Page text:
A gang that smuggled over 117 million illegal cigarettes into the UK and cheated the tax authorities over £ 36million has been caught in the EncroChat hack.
The Rochdale-based gang smuggled the illicit cigarettes into the country on a “massive scale”, hiding them in trucks.
They also sent millions of pounds of cash – from the sale of cigarettes – from the UK in the same way to Poland to a mysterious figure called “Big Boss”.
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Hazhar Mohammad-Pani, 31, and Hubert Smolarek, 41, were both jailed for more than seven years.
“Although short-lived, the offense in this case was large-scale and it was very sophisticated,” Judge Nicholas Dean QC told the pair at Manchester Crown Court.
“EncroChat phones, while not illegal, are only useful for criminals who operate at a very high level, as happened in the case of Mr. Smolarek and Mr. Mohammad-Pani. “
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The highly secure EncroChat network has been hacked by law enforcement and previously secret messages have been discovered by the police.
The gang brazenly continued their crimes as the country entered the first lockdown and spoke on EncroChat about the best way to avoid getting caught while people stayed at home.
In some of the posts, the gang referred to £ 10,000 wads of cash as ‘sandwiches’, which they wrapped before hiding in trucks and transporting them to Europe.
Trucks carrying cash were called sandwich taxis and the UK was nicknamed “The Wild Country” or “The Island”.
The racket made so much money that it took the gangs hours to count the money, and they wore face masks to protect themselves from the dust created by the process.
Messages recovered between March and June last year showed that 117.5 million unpaid cigarettes in the UK had been smuggled or attempted to be smuggled into the country.
About 14.5 million were seized by the authorities.
The total amount of tax evaded was around £ 36.5million, prosecutor James Caldwell said.
The messages showed that around £ 8million of the proceeds from the sale of cigarettes had been smuggled or attempted to be smuggled out of the country to Poland.
Authorities have arrested around £ 1.6million after the money was seized in Dover in May last year.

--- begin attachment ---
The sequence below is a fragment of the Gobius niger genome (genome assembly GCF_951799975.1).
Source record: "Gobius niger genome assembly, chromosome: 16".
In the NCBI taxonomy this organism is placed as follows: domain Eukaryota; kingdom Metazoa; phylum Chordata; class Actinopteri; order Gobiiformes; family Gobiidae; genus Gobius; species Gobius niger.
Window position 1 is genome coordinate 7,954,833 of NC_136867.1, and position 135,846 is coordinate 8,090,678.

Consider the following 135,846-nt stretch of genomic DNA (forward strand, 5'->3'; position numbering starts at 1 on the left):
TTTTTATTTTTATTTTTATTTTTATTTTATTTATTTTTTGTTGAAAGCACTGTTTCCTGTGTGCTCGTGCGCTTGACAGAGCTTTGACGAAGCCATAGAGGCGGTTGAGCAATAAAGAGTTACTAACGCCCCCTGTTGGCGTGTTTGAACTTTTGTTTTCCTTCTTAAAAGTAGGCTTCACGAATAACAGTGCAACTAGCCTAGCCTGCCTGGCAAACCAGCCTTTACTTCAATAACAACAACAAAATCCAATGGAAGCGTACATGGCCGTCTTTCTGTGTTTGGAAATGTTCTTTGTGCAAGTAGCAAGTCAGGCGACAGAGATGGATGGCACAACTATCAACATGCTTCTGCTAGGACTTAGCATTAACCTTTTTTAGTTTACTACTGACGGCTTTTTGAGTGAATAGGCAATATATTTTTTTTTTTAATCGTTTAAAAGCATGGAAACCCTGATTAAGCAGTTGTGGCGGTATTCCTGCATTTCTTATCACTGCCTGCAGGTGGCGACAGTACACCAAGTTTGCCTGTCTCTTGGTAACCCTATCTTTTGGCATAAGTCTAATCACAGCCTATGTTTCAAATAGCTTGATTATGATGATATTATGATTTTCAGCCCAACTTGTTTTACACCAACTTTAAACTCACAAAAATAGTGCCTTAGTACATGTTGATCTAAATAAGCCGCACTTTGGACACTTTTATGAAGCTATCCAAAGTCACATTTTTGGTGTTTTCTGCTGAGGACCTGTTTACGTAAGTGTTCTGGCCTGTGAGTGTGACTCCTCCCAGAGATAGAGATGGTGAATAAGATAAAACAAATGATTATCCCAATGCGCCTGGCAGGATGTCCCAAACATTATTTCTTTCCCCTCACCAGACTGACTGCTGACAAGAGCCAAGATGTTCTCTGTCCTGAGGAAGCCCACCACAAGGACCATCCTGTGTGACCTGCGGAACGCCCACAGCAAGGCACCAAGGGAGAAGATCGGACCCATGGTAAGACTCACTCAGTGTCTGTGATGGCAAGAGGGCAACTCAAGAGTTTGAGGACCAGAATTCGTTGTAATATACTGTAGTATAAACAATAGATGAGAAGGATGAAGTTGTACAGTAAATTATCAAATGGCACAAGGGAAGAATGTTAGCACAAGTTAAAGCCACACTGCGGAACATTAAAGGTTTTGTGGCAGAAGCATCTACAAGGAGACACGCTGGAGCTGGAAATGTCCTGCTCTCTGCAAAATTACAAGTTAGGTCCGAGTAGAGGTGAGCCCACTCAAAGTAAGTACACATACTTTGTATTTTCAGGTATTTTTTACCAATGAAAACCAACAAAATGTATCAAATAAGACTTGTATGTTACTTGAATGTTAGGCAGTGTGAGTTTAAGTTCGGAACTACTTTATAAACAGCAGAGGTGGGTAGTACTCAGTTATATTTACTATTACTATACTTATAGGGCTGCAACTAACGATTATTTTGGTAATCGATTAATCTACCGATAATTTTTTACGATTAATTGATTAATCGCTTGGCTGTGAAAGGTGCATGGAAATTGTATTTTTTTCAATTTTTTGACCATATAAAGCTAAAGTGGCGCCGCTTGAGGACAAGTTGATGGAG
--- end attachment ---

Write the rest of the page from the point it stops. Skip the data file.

Units operated in Rochdale, Aintree, Haslingden and Loughborough, where cigarettes were unloaded from trucks.
The cigarettes were hidden in the trucks in bags or in hollowed-out plasterboard, or had false papers to disguise the load as frozen food.
Two of the gang’s “main organizers” were convicted on Tuesday.
Mohammad-Pani, of Entwistle Road, Rochdale, was jailed for seven and a half years.
His lawyer Nadeem Aullybocus said Mohammad-Pani, who had seen “poverty” before, had received an offer he “could not refuse for the sake of his family”.
“He was trying to make sure his children didn’t experience the same poverty,” Aullybocus said.
“He chose the wrong road, an illegal road.”
When he was arrested at his home, officers found £ 16,655 hidden under a baby changing mat and in a changing bag.
Smolarek, of Bury and Rochdale Old Road, Heywood, was jailed for seven years and four months. Officers found £ 13,000 at his home during his arrest.
Maciej Dzikowski, 49, from London, is due to be sentenced at a later date.
The three men pleaded guilty to fraudulent fraud and conspiracy to transfer criminal property.
After the hearing, Carmine Di Franco, Deputy Director of the Fraud Investigation Service of HMRC, said: “In the fight against serious organized crime, Operation Encrochat was the most important law enforcement activity. largest and most important ever in the UK. helped HMRC dismantle a large gang involved in smuggling and supplying illegal cigarettes.
“Organized crime harms communities and businesses and costs the UK millions of pounds which should be spent on vital public services.
“We are determined to cut the funds which are the cornerstone of serious crime in the UK.
“We encourage anyone with information about the illegal sale of tobacco to report it online or to call the Anti-Fraud Hotline on 0800 788 887.”